I have to admit I was a little depressed, but all was not lost, I knew that I could call this Doug Nash guy up, whoever the hell he was, and I could order a repair manual from him.
     So I found the telephone number for Doug Nash Engineering, it was not an easy task as this was a long time before we had Google and the Internet.
     I called, and very nice fellow answered the phone. Yes, he said, this was the Doug Nash Engineering Company, and yes this was the very factory where they had produced the four plus three overdrive transmission for the 1984 Chevrolet Corvette.
     I don’t remember exactly where the fellow said he was located I think it was Detroit.
Anyway, he was very patient with me and listened to my entire tale of woe, as I explained my entire situation to him, and then I asked him if I could buy a transmission shop manual.
      The fellow calmly said to me, “Sir, I am standing behind my desk in two inches of water and there is no roof on our building.” No roof on the building? I said. “That’s right he said, our company was hit by a tornado and it took the roof off the building.”
      I was stunned, does that mean you are out of the transmission business, and I am out of luck, I asked?
      “Yes and No, he said, we sold our whole transmission business to Richmond Gear Co. Perhaps you can call them, because they already came here and got all our stuff.  He then told me the phone number of Richmond gear and told me who the guy was to ask for.
      I called the Richmond Gear Company, and by luck got the right guy first call
      Yes he said, we bought out Doug Nash transmission, company, but, we also bought out six other companies at the same time. He said, “His company, Richmond gear was on an acquisition binge and they were buying out other companies right and left.
      He said Richmond gear had bought out so many companies that he never even had the time to inventory anything, and everything from all the companies was just lying in big piles on the warehouse floor everywhere.
      He said it would take a miracle to find anything so I was ready to cry, and I told him I needed that miracle.
      The fellow obviously saw I was pretty distraught, and he said he would go to the Doug Nash parts pile in the morning and look to see if any shop manuals or bearings were laying around anywhere.
      The next afternoon he called me back. Nope, there were no shop manuals, but he said he saw a complete transmission and overdrive unit laying there at the foot of the pile, and it was the exact part number that I needed. I asked him how much he wanted for it, and I was waiting for him to give me some astronomical price like $5000.00.
       How about $375.00, he said. I almost fell off my chair. Please ship it COD I today I said. Well, he did ship it and he also put an extra ball bearing in the package at no charge. The next week, my friend at the corner gas station installed the transmission and the car ran fine.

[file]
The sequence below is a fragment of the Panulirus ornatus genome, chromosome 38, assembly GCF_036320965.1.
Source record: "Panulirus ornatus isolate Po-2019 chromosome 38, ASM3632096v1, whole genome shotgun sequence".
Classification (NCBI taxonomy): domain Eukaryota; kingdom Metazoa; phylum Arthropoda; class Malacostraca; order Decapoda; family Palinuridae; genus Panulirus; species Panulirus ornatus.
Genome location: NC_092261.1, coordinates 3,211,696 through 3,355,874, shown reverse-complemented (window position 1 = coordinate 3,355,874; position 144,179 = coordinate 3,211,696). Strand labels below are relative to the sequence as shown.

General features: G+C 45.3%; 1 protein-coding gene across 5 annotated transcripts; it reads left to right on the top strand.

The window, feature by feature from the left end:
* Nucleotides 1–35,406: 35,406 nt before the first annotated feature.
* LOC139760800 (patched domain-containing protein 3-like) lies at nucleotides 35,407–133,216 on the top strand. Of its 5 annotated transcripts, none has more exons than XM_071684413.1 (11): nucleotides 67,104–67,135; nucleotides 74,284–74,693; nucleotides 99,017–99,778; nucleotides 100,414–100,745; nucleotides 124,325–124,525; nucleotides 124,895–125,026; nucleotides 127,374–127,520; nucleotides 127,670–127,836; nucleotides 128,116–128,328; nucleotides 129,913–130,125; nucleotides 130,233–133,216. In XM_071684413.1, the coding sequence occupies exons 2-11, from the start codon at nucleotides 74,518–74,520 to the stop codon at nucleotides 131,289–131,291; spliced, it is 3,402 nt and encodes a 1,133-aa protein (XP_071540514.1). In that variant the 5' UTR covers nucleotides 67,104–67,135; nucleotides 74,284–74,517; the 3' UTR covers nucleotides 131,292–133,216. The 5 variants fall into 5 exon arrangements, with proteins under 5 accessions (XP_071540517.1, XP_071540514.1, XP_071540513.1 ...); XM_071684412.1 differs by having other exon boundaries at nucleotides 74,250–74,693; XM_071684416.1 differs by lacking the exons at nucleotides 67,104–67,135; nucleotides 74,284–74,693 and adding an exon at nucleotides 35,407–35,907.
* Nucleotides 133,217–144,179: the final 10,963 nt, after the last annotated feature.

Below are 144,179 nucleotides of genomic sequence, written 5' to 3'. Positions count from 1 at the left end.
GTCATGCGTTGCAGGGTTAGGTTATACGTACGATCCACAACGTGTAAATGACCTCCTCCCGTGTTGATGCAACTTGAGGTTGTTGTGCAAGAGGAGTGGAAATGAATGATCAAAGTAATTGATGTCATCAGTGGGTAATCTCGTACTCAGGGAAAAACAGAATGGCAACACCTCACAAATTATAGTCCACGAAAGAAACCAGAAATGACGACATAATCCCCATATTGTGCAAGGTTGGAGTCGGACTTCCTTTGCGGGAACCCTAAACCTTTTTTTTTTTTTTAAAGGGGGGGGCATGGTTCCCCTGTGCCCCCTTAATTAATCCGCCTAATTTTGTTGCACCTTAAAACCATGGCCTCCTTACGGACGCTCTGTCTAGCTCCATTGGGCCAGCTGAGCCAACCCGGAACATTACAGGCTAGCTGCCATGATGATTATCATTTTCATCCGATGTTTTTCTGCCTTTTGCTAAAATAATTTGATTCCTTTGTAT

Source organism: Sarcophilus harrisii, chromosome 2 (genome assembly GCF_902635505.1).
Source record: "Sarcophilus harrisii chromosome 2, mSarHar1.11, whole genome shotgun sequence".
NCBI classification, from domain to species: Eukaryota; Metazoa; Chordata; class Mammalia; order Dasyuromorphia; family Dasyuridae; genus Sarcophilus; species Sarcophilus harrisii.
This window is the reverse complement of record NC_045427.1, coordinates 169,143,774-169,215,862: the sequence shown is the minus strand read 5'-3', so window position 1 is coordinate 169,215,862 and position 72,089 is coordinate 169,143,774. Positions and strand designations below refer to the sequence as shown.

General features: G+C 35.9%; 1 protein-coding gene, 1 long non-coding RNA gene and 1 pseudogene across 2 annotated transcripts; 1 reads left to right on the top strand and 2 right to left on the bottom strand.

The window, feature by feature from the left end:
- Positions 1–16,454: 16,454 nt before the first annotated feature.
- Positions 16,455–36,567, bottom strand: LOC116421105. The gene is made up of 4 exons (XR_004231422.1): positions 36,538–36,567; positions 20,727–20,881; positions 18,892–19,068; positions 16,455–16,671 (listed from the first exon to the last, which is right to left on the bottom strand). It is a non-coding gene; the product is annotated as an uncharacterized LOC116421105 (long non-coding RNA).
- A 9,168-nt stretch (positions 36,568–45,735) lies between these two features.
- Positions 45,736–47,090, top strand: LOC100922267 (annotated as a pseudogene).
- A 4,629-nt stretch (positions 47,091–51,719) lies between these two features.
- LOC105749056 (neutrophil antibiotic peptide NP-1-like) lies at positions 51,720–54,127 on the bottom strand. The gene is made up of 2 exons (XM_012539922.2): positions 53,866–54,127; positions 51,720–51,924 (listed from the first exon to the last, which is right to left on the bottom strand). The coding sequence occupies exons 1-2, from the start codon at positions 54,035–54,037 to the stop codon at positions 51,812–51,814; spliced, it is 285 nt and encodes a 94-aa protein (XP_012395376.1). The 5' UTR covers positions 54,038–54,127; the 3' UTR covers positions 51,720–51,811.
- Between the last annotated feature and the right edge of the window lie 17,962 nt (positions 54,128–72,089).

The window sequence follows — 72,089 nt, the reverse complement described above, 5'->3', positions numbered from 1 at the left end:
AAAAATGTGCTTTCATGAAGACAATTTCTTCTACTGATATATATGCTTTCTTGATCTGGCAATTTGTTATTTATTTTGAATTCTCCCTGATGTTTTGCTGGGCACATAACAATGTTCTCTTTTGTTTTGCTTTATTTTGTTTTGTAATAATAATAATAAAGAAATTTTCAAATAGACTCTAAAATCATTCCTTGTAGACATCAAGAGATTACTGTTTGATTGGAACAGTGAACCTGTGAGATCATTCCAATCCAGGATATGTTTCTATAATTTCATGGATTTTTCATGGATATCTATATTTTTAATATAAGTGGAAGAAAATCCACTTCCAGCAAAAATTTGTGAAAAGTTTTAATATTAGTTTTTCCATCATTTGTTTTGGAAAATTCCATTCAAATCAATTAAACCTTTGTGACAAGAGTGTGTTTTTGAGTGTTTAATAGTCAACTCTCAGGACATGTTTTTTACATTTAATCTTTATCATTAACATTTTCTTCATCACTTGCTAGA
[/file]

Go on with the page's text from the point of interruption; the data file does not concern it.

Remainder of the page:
After driving the car around a while, to make sure the transmission worked, I decided to store it for the evening in the fenced in yard of one of our warehouses. The yard had a six foot concrete wall with concertina wire all along the top.
      The next day, when I went to get the car, and found that someone had attempted to break into it. They broke the windshield, and then tried to remove the Bose radio with a tire iron. The car was a mess with all the broken glass and damage they had done to the dashboard trying to get the radio out.
      (See the Dishonest Chevrolet Dealer Story), to find out what happened.



The Richard’s Dad, Cigar Story

                                          The Richard’s Dad and the Cigar story
                                      A true story as related by my friend Richard
                                     Witten 12/3/2013 and rewritten 2016 unedited
                                                             Howard Yasgar

      This true short and humorous story was related to me during the 1960’s by one of my good friends named Richard.
      The story is about Richard and his dad and I felt it was worth writing down for posterity.
      When my friend Richard was a teenager he worked part time in his father’s paint manufacturing facility in New York City. Because they lived in the suburbs, his dad would drive them to work and home every day in their big four door Cadillac.
      In the beginning, whenever Richard rode to work with his father, he sat next to his dad in the passenger side seat.
      Now, Richard’s dad smoked a big cigar, but most of the time he just chewed on it and occasionally he would press a button and when the driver’s side window would go down. His father would turn left and spit a big black wad of tobacco juice out onto the highway.
     Every evening as they drove home from work, Richard’s father would be thinking about the paint manufacturing business and not paying much attention to his driving ability, consequently other drivers would constantly honk their horn, some would drive up next to them with the drivers all screaming obscenities to his father. Lots of people just pulled abreast of them and just threw him a bird.